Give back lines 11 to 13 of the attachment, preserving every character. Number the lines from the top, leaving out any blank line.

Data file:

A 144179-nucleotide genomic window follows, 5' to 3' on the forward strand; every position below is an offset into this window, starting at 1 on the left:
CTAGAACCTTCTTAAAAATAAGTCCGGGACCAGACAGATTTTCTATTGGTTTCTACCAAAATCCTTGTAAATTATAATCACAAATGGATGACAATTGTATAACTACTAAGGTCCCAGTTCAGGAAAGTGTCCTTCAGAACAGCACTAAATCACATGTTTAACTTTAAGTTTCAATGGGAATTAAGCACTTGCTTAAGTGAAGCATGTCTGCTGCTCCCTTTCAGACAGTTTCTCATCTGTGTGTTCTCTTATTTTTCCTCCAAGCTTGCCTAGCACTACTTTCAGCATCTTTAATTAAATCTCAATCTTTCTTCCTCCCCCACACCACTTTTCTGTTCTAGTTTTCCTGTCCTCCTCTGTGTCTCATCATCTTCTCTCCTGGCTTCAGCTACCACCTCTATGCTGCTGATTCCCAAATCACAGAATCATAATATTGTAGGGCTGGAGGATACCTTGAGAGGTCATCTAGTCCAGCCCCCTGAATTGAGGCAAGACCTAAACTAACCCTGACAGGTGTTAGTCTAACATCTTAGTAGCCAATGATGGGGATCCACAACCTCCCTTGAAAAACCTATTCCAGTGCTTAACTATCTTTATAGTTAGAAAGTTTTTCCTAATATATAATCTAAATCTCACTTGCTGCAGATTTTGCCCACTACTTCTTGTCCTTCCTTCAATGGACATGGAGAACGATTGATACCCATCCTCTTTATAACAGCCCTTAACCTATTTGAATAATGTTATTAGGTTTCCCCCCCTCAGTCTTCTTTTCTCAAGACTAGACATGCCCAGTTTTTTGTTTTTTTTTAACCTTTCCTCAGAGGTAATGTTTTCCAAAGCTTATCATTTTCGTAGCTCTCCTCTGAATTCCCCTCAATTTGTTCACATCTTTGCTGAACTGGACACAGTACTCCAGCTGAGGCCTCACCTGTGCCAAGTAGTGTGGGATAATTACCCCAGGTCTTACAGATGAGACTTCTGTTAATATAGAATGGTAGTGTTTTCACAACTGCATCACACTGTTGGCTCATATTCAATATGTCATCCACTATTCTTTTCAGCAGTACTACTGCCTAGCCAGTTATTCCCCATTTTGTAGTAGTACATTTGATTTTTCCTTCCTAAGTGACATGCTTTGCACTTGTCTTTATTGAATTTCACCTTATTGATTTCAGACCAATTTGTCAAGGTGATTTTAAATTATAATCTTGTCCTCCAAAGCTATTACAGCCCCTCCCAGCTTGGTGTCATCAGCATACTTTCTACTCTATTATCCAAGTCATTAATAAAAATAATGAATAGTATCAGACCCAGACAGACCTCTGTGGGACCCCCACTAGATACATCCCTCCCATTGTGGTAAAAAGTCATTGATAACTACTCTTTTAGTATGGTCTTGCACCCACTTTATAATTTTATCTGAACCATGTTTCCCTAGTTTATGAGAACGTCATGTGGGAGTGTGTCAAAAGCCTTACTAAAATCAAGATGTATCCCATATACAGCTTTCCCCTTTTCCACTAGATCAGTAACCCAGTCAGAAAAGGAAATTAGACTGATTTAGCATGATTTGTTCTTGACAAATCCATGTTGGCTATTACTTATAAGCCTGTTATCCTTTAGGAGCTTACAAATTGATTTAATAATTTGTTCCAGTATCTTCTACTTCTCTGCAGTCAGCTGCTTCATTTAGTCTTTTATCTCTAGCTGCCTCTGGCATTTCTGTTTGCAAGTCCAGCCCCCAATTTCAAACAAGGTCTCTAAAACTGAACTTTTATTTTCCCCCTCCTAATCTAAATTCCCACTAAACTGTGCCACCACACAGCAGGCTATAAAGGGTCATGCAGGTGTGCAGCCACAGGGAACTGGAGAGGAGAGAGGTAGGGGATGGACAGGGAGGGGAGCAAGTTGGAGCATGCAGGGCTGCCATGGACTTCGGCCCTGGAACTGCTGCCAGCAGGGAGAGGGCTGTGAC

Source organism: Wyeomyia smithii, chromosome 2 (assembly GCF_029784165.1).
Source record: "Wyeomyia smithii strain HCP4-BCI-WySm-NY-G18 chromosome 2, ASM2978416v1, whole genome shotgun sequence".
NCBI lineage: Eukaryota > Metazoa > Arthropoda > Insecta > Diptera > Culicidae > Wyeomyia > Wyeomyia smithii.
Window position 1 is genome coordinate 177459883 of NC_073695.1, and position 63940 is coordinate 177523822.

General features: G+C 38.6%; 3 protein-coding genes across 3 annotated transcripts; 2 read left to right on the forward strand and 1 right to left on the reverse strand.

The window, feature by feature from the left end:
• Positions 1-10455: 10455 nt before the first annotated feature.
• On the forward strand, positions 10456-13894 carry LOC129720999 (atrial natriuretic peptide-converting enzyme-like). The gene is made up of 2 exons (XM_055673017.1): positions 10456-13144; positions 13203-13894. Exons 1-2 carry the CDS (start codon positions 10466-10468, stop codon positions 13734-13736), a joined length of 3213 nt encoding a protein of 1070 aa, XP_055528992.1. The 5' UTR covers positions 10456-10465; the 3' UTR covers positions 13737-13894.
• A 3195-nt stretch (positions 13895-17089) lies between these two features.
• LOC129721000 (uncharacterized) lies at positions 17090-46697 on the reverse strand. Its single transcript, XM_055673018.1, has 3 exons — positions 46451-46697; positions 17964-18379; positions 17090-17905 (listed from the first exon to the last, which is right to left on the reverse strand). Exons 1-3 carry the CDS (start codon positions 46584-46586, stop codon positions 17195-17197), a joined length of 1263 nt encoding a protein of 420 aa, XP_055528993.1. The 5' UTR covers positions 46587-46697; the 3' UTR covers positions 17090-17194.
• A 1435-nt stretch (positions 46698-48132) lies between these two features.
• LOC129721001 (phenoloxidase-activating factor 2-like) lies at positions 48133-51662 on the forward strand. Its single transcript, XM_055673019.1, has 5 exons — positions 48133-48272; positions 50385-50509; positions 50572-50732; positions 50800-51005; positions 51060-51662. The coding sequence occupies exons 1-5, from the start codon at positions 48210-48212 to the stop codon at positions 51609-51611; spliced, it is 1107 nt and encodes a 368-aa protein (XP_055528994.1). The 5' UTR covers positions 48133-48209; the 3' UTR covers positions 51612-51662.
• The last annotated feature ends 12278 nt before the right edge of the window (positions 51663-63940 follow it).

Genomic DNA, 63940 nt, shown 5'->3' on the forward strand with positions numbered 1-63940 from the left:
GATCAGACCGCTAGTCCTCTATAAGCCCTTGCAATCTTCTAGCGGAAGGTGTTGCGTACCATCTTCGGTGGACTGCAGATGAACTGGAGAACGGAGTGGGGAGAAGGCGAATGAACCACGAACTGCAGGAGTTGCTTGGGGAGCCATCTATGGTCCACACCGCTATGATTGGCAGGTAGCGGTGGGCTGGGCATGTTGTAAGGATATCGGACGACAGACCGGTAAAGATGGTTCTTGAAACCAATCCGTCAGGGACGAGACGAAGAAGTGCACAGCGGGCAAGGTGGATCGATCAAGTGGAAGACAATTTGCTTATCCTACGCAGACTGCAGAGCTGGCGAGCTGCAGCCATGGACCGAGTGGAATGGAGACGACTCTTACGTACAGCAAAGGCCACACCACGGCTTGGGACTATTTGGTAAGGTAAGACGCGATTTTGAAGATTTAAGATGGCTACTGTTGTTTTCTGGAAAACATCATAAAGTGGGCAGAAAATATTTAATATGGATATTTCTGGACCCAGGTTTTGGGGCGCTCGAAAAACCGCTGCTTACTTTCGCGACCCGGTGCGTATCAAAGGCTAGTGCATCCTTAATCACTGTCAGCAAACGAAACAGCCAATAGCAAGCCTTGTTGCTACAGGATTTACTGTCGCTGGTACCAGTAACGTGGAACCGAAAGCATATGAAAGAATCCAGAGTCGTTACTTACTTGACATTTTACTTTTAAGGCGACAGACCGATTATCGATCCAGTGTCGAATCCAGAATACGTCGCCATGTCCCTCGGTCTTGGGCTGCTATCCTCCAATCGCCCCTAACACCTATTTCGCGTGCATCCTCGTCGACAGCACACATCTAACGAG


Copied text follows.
• A 3195-nt stretch (positions 13895-17089) lies between these two features.
• LOC129721000 (uncharacterized) lies at positions 17090-46697 on the reverse strand. Its single transcript, XM_055673018.1, has 3 exons — positions 46451-46697; positions 17964-18379; positions 17090-17905 (listed from the first exon to the last, which is right to left on the reverse strand). Exons 1-3 carry the CDS (start codon positions 46584-46586, stop codon positions 17195-17197), a joined length of 1263 nt encoding a protein of 420 aa, XP_055528993.1. The 5' UTR covers positions 46587-46697; the 3' UTR covers positions 17090-17194.
• A 1435-nt stretch (positions 46698-48132) lies between these two features.